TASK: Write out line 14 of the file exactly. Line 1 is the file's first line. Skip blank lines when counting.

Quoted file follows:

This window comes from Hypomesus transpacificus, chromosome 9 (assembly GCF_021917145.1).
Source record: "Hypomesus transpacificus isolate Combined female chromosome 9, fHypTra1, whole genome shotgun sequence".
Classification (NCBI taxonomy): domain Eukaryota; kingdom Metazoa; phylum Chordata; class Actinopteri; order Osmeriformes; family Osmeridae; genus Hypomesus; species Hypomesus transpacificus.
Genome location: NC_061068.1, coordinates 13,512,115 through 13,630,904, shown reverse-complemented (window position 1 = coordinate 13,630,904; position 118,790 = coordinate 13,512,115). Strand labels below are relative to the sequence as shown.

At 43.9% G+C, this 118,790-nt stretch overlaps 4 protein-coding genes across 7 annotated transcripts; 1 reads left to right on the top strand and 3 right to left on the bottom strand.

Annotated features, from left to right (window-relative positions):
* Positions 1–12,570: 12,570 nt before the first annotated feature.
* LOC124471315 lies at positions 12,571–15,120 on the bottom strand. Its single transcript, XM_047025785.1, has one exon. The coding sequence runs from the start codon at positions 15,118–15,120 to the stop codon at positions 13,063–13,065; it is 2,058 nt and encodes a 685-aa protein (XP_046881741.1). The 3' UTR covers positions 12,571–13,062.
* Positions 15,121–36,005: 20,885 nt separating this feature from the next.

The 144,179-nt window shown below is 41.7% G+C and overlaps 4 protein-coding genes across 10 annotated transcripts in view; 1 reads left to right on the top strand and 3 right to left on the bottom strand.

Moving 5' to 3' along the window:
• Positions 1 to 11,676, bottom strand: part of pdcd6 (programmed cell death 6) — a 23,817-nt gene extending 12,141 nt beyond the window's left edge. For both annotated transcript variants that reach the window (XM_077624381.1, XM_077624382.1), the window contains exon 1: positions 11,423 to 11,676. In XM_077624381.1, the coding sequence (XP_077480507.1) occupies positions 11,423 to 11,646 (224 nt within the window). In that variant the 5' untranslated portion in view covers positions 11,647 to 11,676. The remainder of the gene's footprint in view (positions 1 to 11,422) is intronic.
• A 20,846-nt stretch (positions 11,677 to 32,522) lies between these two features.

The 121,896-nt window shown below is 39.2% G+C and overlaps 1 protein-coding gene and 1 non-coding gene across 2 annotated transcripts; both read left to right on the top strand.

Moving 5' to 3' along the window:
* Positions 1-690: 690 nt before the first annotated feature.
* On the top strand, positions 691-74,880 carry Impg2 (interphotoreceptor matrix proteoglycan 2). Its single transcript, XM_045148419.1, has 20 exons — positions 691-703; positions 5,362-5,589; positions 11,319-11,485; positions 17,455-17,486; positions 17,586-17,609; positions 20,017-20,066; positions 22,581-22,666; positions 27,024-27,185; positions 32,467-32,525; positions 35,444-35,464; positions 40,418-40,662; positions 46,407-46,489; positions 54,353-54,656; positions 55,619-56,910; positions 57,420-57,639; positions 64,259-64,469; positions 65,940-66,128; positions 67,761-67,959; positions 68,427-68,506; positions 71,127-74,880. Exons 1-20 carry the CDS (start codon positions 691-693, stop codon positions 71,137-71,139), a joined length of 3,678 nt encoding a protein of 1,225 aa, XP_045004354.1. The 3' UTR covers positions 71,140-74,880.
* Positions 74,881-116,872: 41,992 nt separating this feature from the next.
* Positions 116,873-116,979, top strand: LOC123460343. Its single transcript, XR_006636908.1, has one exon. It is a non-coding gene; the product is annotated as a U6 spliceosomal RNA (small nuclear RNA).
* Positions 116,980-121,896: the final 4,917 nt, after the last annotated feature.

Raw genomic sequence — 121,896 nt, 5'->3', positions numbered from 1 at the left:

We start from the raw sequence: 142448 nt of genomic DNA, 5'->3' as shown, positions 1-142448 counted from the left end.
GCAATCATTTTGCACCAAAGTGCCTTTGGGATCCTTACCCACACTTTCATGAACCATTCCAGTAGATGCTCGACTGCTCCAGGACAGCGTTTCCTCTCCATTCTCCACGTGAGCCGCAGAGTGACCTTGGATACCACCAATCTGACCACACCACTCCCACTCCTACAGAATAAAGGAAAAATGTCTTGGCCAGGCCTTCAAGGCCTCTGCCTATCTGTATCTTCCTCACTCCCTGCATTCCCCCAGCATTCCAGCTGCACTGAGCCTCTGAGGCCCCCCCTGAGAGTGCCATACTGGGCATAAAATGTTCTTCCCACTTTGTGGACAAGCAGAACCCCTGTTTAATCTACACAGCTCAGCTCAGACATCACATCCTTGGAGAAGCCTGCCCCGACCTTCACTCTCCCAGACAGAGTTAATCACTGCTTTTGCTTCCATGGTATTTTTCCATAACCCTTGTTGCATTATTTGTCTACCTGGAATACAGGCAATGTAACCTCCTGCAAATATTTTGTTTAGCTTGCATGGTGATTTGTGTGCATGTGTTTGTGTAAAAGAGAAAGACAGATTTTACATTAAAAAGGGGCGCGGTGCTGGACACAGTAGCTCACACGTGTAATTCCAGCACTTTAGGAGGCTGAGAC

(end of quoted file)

The 121,896-nt window shown below is 39.2% G+C and overlaps 1 protein-coding gene and 1 non-coding gene across 2 annotated transcripts; both read left to right on the top strand.